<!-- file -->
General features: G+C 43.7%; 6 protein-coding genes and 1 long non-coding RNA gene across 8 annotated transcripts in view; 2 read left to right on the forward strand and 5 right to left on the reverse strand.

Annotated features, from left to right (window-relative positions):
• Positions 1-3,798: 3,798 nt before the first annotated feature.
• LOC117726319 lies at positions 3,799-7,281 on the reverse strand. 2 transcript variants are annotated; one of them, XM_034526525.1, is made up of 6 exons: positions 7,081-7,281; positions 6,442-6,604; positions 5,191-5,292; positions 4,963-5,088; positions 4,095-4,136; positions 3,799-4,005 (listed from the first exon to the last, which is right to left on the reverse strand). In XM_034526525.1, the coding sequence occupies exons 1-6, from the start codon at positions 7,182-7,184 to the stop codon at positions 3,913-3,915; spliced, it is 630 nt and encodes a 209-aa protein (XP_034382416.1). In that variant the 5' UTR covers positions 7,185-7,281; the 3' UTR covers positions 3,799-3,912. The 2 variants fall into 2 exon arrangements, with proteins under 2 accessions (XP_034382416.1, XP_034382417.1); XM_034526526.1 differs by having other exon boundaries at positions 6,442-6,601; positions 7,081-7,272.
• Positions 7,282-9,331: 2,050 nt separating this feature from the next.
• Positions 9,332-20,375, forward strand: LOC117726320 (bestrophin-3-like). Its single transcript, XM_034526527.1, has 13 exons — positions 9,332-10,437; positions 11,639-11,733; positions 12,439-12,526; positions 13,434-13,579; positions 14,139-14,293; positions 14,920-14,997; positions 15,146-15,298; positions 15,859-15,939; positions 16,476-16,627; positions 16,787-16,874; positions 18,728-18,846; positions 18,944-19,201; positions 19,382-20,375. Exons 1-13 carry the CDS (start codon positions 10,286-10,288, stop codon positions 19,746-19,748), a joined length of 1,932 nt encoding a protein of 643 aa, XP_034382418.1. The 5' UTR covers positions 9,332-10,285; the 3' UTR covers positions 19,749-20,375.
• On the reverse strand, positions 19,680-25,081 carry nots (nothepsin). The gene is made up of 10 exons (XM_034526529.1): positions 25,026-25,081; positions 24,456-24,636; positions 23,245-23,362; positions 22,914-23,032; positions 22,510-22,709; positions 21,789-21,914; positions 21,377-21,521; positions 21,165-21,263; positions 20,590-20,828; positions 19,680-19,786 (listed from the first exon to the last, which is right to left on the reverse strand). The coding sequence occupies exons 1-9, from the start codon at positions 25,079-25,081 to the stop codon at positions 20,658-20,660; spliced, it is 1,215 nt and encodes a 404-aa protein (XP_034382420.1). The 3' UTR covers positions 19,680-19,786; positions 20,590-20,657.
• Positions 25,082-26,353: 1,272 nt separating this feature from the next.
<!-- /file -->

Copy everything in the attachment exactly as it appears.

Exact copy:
General features: G+C 43.7%; 6 protein-coding genes and 1 long non-coding RNA gene across 8 annotated transcripts in view; 2 read left to right on the forward strand and 5 right to left on the reverse strand.

Annotated features, from left to right (window-relative positions):
• Positions 1-3,798: 3,798 nt before the first annotated feature.
• LOC117726319 lies at positions 3,799-7,281 on the reverse strand. 2 transcript variants are annotated; one of them, XM_034526525.1, is made up of 6 exons: positions 7,081-7,281; positions 6,442-6,604; positions 5,191-5,292; positions 4,963-5,088; positions 4,095-4,136; positions 3,799-4,005 (listed from the first exon to the last, which is right to left on the reverse strand). In XM_034526525.1, the coding sequence occupies exons 1-6, from the start codon at positions 7,182-7,184 to the stop codon at positions 3,913-3,915; spliced, it is 630 nt and encodes a 209-aa protein (XP_034382416.1). In that variant the 5' UTR covers positions 7,185-7,281; the 3' UTR covers positions 3,799-3,912. The 2 variants fall into 2 exon arrangements, with proteins under 2 accessions (XP_034382416.1, XP_034382417.1); XM_034526526.1 differs by having other exon boundaries at positions 6,442-6,601; positions 7,081-7,272.
• Positions 7,282-9,331: 2,050 nt separating this feature from the next.
• Positions 9,332-20,375, forward strand: LOC117726320 (bestrophin-3-like). Its single transcript, XM_034526527.1, has 13 exons — positions 9,332-10,437; positions 11,639-11,733; positions 12,439-12,526; positions 13,434-13,579; positions 14,139-14,293; positions 14,920-14,997; positions 15,146-15,298; positions 15,859-15,939; positions 16,476-16,627; positions 16,787-16,874; positions 18,728-18,846; positions 18,944-19,201; positions 19,382-20,375. Exons 1-13 carry the CDS (start codon positions 10,286-10,288, stop codon positions 19,746-19,748), a joined length of 1,932 nt encoding a protein of 643 aa, XP_034382418.1. The 5' UTR covers positions 9,332-10,285; the 3' UTR covers positions 19,749-20,375.
• On the reverse strand, positions 19,680-25,081 carry nots (nothepsin). The gene is made up of 10 exons (XM_034526529.1): positions 25,026-25,081; positions 24,456-24,636; positions 23,245-23,362; positions 22,914-23,032; positions 22,510-22,709; positions 21,789-21,914; positions 21,377-21,521; positions 21,165-21,263; positions 20,590-20,828; positions 19,680-19,786 (listed from the first exon to the last, which is right to left on the reverse strand). The coding sequence occupies exons 1-9, from the start codon at positions 25,079-25,081 to the stop codon at positions 20,658-20,660; spliced, it is 1,215 nt and encodes a 404-aa protein (XP_034382420.1). The 3' UTR covers positions 19,680-19,786; positions 20,590-20,657.
• Positions 25,082-26,353: 1,272 nt separating this feature from the next.